Posts Tagged ‘DIY Greenhouse’

Winter Gardening, Cold Frames and a Greenhouse

We’ve had a few days of warmer weather in Goshen, so I pulled back the plastic from our cold frame to give the babies some sunshine and rain.

cold frame greens

The above photo was taken after harvesting this whole messa greens:

messa greens

It’s so great to have fresh, homegrown greens (and a turnip) in December! I’ve found that homegrown greens don’t refrigerate the same as store bought ones, so I’ve experimented and found a method that preserves them really well. I tear up the greens and de-stem them, then fill bowls and top with plates. This method works far better than any produce bags, drawers, paper towels or other experiments I’ve tried. The greens will store unwilted for many days this way:

greens storage

The cold frame has definitely made a difference compared to the open air plants of the same variety. Most of my uncovered chard — both rhubarb red and Lucullus — has turned to mush outside the cold frame. Inside, the rhubarb red still struggles a bit, but the Lucullus looks great. The Lucullus growing under an old shower curtain in one of the InstaBeds continues to grow, but very, very slowly, alongside some soon to be harvested leeks:

shower curtain instabed

Unlike chard, kale loves the cold. You can see four different varieties growing here:

various kales

So far, Winterbor seems the hardiest, even compared to Siberian and Red Russian varieties:

winterbor

This winter gardening bug is really beginning to catch on in Elkhart County. This afternooon, four of us carpooled from Goshen to Elkhart to attend a cold frame workshop hosted by Elkhart Local Food Alliance (ELFA). I was the last stop for the pickup so that everyone could see what we have going on here first. Then we got to see our friends’ homemade greenhouse in progress, made from a repurposed garage frame, discarded windows and aluminum siding. The only thing they’ve had to purchase is the plastic for the roof:

greenhouse

Note all the wood mulch in the background. I never thought I’d say this, but someone actually has more wood mulch happening than we do here! It did my heart good since I am still slogging my way through Mount Mulchmore. As I told my gardening buddy Kimber: emphasis on the MORE! Sheesh, that’s a lot of wood and leaves. The ELFA folks visited some of the gardens/farms in Detroit this August, where they grow right on top of concrete. All it takes is massive amounts of organic material layered on top, hence all the leaves, compost and mulch everywhere.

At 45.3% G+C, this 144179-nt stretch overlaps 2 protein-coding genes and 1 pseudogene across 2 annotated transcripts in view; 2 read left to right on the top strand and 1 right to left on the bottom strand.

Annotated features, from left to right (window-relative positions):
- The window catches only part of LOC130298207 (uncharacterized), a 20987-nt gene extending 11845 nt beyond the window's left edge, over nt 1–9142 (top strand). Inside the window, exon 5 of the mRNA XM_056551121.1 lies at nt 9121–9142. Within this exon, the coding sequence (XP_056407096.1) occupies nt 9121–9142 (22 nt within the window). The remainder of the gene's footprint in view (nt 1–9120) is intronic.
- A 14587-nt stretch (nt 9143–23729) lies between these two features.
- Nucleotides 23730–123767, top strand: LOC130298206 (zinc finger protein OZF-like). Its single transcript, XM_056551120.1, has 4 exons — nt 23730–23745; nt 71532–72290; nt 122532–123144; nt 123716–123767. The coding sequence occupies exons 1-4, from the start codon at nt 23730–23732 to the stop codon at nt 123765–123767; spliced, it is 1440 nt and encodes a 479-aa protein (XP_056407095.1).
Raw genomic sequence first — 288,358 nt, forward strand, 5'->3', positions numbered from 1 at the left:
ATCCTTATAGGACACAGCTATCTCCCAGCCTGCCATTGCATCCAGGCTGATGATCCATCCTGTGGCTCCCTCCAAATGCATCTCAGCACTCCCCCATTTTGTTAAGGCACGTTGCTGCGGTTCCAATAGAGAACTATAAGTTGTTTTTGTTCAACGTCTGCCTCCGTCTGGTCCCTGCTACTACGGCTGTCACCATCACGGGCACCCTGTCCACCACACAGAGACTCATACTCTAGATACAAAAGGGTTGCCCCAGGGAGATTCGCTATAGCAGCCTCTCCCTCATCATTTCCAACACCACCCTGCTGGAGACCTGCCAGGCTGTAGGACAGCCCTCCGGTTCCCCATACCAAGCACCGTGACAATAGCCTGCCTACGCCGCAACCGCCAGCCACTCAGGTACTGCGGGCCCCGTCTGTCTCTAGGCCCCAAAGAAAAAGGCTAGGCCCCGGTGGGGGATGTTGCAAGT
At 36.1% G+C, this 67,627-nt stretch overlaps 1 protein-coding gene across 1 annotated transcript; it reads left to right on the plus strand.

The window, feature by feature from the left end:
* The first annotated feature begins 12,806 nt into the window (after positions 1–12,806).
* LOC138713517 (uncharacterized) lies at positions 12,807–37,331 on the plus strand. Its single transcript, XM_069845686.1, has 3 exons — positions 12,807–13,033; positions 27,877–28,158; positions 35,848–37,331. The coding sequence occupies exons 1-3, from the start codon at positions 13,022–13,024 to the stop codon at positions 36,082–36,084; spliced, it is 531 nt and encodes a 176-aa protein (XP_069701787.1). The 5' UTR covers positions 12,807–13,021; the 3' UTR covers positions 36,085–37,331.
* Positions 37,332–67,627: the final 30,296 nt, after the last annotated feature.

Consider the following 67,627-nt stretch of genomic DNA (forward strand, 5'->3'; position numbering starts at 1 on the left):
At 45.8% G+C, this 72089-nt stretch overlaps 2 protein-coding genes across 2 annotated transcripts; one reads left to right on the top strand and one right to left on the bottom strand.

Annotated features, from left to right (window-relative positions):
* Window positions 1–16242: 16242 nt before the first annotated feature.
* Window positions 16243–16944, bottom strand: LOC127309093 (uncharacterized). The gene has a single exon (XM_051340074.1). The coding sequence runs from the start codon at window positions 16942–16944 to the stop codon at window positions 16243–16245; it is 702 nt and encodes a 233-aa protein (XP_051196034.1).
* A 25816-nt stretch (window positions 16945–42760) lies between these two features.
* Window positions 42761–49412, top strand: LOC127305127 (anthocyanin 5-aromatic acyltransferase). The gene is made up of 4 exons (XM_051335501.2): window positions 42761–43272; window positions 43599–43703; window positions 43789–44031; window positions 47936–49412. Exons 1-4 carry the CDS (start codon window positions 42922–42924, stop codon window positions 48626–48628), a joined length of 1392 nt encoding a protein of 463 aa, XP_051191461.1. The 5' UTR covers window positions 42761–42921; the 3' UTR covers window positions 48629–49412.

We looked at a homemade lean-to style cold frame on the south side of the house, and then built a simple, untreated wooden cold frame topped by an old window:

cold frame workshop

This one rests on wooden blocks attached at the corners, so it’s a fairly low cold frame that would be supported on bricks to discourage quick rotting of the wood. Taller crops couldn’t grown here, but spinach would do well:

finished cold frame with vent

It was wonderful to see nearly two dozen people interested in growing their own winter greens and extending the growing seasons on either side of summer. On the way home, I realized that I could use my crates filled with soil as cold frame walls around my rosemary and then cover it with the small window I took home from the workshop. Moving those crates will be tomorrow’s project before our balmy weather turns bitterly cold:

rosemary

Row covers will also go inside the hoop cold frame to add further protection from temperatures below 20 degrees. David cut some of my 6 foot long bamboo pole into 2 foot sections, which will support the row covers so that they don’t weigh down the greens.

I also had a welcome epiphany on the way home! I have been wracking my brain for how to fit a lean-to cold frame on the side of our house between the summer’s morning glory trellises and the outside wall. It’s a pretty skinny space, and I just couldn’t figure out how to make it work. On the way home I realized that our landlord’s garage/workshop behind our house also has an unbroken southern exposure, but with open access. He already gave me free reign to plant whatever I want there, and I had wanted to grow hops on huge sunflowers. Well! If I mulch it out now with leaves covered with the rest of the wood mulch, I can let that rot down all winter. In the spring, I can lean several windows against the garage and put a couple straw bales on either end to seal it off.

That will make a toasty little cold frame to give sunflowers and hops or scarlet runner beans an earlier start, and then in the fall, once those have died back, I can plant some additional winter greens. My black raised beds don’t lend themselves too well to cold frames, and this summer, everything was already growing and lush with no room to plant winter crops. This new space might just work.

Adventures in Mad Scientist Gardening … the experiments continue. I’ve been talking with the folks at The Garden Tower Project in Bloomington, too. Looks like I may buy one of those complete units so that I have a living sample to show people in Goshen who don’t believe they can garden on very little land. One way or another, I’m determined to reach anyone with the teeniest interest in fresh, local food — through an edible front yard, vertical gardening, raised beds, kooky cold frames, and yes, a complete vermicomposting, 50-plant growing tower that would fit on a small patio. Yep, exciting times in the Land of Goshen … at least for me …

Cheers!